Wife/mother/woman crap: August 2006 Archives

Our house the sick ward


If you are eating lunch right now, go away and do not come back until you are finished. Today I'm discussing something that doesn't jibe with eating.

For the past three days Ewan has had a fever of over 100 degrees. Its peak was 103.9 (fevers in little kids are only dangerous when they hit 105) yesterday and I dosed him with Motrin and held him for three hours while applying a cool wash rag to his face. He's also vomiting, yeay! - all over the kitchen, the boys' bathroom, our bed - and I've spent the better part of this week in an attempt to find food and drink that will stay on his stomach. I've gotten about six hours of sleep in the past two days; this morning Chris let me sleep in while he took care of Ewan after Ewan threw up all over the bed again at four this morning. I think Chris was afraid of how I shuffled around the house like a zombie and refused to wear a bra.

That shuffling noise wasn't coming from my feet.

The yeah funtime journey! began Sunday night when Ewan awoke with a shriek. We both bolted into the room like we were brandishing pitchforks and storming Frankenstein's castle; when Chris scooped him out of his crib he noticed that Ewan felt hot. Fever: 103 degrees. I called our pediatrician's emergency exchange; we're giving him Motrin; I took him to the pede Monday; we're just waiting until the virus is finished with his little body. Ewan is listless and feverish for the most of the day; Monday night after a dose of Motrin his stomach gurgled and I knew what was coming, yet had no time to do anything about it. I braced myself as he spewed all over me, the kitchen table, the floor, the stove, the refrigerator, and anything else with a surface. It was awesome. Liam gagged and ran out of the room; I sat for a moment in total vomit-covered disbelief.

Of course all of this coincides with deadlines and the monster is baaack! This is the last cycle before the OB visit, folks, and then embarrassing displays of hormonal instability over! I first noticed that my symptoms were a few days early while at the reunion. One of the drunk stoners threw a little tantrum because I took the seat he wanted and I rose from the table in a way befitting my dramatic southern roots and growled "By all means, don't let me get in the way of you getting totally sauced, since I see that in ten years' time your goals are still the same. WAY TO AIM HIGH!" Then I gave the Fonzee thumbs-up and flashed a razor grin.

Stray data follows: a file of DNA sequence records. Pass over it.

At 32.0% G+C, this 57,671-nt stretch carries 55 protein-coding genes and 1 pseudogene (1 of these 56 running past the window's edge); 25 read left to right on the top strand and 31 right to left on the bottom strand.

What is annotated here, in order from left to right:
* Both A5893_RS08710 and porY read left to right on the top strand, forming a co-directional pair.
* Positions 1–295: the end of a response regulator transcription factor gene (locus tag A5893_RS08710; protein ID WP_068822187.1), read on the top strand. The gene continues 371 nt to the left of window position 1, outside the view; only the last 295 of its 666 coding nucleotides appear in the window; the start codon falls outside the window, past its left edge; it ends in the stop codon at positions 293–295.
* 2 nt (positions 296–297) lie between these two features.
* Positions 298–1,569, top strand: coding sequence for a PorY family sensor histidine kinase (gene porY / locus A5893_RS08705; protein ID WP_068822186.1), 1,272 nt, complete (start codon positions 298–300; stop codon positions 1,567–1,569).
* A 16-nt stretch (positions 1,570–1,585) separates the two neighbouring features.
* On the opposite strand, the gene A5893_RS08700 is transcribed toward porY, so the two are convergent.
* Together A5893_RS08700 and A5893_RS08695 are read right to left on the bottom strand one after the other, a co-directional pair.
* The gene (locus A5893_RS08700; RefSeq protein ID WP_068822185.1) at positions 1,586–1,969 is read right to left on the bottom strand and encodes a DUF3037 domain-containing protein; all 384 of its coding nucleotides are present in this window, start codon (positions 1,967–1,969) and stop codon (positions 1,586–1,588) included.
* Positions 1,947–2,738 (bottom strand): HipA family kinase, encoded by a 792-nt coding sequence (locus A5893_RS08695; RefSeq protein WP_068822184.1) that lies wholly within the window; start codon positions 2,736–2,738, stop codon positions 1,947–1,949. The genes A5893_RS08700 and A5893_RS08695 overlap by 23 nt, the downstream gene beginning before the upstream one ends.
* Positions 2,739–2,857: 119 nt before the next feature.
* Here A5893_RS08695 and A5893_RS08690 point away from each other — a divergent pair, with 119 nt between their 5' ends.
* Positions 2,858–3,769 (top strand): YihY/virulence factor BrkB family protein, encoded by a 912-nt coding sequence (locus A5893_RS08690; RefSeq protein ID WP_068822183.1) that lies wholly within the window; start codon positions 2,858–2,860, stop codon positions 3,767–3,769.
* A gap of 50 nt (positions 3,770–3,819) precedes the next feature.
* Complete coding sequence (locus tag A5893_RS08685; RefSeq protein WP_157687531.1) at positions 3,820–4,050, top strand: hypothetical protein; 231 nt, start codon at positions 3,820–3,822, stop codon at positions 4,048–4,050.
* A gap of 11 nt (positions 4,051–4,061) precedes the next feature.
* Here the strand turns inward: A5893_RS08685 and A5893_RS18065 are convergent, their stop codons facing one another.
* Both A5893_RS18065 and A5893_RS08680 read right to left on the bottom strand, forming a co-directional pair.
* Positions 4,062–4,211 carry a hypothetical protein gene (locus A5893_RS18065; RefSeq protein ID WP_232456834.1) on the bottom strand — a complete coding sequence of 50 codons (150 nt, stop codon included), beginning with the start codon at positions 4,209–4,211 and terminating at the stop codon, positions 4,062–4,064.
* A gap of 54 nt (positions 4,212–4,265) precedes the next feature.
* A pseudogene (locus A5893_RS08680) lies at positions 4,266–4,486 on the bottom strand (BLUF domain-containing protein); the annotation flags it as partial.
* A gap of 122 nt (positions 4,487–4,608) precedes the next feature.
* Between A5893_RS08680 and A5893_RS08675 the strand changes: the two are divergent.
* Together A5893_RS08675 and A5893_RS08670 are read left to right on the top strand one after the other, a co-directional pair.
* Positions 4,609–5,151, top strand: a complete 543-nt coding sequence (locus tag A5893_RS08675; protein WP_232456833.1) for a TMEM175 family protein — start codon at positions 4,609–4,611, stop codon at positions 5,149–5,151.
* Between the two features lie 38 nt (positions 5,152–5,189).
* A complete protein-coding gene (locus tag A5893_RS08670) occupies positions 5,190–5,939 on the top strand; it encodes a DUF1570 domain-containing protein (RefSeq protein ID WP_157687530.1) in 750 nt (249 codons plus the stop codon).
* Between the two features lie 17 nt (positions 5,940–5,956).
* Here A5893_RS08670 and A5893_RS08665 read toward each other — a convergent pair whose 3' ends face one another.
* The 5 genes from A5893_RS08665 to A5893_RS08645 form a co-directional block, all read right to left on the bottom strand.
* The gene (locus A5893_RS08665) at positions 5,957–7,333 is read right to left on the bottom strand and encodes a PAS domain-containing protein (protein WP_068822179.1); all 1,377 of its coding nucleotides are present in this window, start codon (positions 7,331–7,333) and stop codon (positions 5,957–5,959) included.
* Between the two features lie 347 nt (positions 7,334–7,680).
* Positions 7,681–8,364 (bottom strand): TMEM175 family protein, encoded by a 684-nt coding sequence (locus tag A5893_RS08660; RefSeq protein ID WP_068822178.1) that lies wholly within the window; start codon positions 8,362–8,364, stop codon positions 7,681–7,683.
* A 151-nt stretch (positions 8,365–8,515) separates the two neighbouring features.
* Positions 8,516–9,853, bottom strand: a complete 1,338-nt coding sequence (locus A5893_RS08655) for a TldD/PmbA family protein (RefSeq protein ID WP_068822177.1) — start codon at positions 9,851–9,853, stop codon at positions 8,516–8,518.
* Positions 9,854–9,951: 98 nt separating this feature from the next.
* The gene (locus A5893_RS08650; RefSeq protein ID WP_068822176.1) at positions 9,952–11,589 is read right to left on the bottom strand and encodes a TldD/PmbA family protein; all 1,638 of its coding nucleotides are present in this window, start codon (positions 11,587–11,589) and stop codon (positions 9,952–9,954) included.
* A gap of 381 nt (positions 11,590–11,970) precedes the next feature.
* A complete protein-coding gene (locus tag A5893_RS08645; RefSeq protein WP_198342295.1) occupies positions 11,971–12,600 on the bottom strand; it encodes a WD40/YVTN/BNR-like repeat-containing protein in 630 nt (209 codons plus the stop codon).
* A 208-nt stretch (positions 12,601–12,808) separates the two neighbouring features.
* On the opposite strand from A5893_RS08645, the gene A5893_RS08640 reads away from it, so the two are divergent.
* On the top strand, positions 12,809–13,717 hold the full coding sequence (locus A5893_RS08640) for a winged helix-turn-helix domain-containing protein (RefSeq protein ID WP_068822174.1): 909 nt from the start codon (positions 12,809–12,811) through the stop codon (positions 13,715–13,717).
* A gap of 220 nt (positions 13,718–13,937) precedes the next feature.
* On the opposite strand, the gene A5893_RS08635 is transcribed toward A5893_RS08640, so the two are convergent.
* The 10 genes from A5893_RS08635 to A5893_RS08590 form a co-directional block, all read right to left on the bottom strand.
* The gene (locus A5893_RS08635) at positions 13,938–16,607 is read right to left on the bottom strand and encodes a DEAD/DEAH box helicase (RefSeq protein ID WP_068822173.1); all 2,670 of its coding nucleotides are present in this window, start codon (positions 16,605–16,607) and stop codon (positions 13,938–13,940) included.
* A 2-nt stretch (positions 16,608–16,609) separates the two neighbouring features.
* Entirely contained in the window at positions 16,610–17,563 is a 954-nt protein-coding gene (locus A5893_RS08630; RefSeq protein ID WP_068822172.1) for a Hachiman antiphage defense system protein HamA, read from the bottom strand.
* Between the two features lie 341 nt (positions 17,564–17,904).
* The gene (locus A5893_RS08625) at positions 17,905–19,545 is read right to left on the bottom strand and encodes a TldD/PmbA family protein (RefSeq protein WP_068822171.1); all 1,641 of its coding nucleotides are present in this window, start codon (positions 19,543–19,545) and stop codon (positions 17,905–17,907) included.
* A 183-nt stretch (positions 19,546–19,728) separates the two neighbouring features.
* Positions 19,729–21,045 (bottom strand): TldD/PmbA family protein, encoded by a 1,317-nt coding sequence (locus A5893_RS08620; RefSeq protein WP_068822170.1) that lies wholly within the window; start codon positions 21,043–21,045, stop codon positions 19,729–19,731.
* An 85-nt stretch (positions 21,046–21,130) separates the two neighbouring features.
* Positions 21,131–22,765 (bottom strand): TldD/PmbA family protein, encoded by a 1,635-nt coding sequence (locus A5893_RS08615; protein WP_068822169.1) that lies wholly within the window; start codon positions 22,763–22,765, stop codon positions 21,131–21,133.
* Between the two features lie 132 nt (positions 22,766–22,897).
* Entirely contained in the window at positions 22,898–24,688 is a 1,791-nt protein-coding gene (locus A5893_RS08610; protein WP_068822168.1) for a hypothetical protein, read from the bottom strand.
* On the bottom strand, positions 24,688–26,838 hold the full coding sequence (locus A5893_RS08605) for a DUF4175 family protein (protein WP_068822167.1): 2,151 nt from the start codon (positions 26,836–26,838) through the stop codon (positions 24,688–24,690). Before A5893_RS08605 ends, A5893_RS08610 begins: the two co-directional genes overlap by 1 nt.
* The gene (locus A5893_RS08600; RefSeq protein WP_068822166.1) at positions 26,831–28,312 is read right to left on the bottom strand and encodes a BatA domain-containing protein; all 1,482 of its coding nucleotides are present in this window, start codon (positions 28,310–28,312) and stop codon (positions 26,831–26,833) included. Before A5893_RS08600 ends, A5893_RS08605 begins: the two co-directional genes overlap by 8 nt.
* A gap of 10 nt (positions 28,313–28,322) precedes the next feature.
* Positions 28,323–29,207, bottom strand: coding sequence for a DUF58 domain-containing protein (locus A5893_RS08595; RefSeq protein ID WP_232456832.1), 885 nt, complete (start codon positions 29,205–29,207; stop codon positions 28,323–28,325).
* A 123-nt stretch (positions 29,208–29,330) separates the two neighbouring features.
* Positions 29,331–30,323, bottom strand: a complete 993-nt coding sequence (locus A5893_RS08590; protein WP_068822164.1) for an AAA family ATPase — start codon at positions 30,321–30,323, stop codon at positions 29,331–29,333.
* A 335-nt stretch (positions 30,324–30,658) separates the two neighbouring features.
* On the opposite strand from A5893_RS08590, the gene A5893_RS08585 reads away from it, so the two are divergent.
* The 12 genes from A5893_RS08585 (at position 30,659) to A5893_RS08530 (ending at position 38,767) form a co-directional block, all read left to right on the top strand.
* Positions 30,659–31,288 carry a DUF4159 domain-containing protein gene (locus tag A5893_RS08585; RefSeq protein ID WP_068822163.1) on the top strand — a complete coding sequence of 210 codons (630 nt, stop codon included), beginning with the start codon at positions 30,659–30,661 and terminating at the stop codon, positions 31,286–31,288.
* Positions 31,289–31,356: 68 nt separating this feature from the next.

For added good measure, because I was on a roll, I called up my cousin - whose dead car was left in our drive for seven weeks with no phone calls as to when or if it would be gone and we've been unable to finish dry-walling the garage or pull Chris's car inside - and said "You need to get this car because the monster is here this week AND I MAY SET IT ON FIRE." Honestly, sometimes controlling the hormones is like putting a leash on fog. And the cramps! During college I had mild endometriosis wherein I curled into the fetal position for several uninterrupted days until a prescription offered me walking-upright hope. The past several days have not been entirely unlike those.

Our mothers have swooped in, eager to help as we mostly keep them on the bench due to our naively independent parenting style. The boys' one-day-a-week sitter started back to school this week which means I'm considering hiring a college sitter OH THE FUN; so Chris's dad took the boys swimming while Chris's mom is here tending to Ewan while I fulfill my contractual goodness. Of course because she is here, his fever went down and he hasn't puked since this morning. OF COURSE.

Sometimes you just have to laugh at Murphy's Law.

The lil' Mimi look


I love my boys and still pine for a daughter, but every now and then something comes along that causes me to reevaluate my blessings and thank God for totally NOT giving me a daughter. Among these things are dating, dating, the whining, the borrowing of my clothes without asking, dating, those freaky little My Little Ponies, and play make-up.

When I was a little girl my mother bought me a large plastic bust of a Barbie head with cornsilk hair and her very own makeup. No amount of effort or makeup could ever make my Barbie look like one of the models in my mother's Good Housekeeping magazine; in fact, the Barbie head resembled a hooker-clown.

My friend's daughter recently received a gift of play makeup from her (the friend's) mother-n-law. I noticed it because she looked like she might have been beaten up at the circus.

My friend told her MIL: "Next time get her REAL makeup instead. This stuff's impossible to get off. Plus she looks like some sort of freaky streetwalker. You know I had to get this stuff off with tool grease?"


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Dana asks: "Thanksgiving Traditions: Yours or Your Mother's?"